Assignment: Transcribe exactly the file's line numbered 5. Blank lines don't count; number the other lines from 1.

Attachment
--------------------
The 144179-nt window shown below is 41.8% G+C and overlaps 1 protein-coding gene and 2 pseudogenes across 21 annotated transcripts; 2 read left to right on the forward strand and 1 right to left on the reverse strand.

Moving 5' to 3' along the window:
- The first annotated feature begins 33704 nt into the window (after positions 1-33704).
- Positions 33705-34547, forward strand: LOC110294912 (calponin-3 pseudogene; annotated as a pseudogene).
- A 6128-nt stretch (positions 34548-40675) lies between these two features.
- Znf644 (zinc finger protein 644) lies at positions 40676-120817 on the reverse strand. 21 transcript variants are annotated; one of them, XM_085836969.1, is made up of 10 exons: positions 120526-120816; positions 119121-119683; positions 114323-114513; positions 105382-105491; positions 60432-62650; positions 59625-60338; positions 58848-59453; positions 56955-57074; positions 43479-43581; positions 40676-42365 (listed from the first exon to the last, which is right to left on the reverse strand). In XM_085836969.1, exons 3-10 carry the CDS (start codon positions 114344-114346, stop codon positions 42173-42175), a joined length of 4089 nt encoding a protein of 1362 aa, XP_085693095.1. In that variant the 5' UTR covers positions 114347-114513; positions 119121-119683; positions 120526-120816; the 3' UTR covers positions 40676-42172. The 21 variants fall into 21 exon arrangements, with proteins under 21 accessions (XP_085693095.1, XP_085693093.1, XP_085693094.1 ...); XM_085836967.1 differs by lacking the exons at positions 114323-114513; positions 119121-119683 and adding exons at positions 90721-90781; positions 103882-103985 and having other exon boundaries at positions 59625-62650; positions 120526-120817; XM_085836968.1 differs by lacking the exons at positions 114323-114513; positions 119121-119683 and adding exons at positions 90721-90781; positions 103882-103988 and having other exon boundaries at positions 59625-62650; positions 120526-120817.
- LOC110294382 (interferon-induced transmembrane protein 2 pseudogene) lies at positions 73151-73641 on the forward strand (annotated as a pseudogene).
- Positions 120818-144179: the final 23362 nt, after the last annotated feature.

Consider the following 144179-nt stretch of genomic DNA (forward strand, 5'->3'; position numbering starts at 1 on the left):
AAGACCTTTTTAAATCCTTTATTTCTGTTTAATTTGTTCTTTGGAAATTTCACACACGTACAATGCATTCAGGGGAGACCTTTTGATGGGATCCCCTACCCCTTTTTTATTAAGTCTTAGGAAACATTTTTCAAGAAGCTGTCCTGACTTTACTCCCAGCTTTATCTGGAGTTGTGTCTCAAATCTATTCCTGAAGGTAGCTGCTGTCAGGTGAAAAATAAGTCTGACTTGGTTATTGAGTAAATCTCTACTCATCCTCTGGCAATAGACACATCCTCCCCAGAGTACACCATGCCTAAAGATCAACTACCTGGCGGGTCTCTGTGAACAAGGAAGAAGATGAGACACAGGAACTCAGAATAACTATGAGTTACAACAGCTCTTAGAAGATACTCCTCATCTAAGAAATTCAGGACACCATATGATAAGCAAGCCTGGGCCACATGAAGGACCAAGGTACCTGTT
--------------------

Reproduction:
- A 6128-nt stretch (positions 34548-40675) lies between these two features.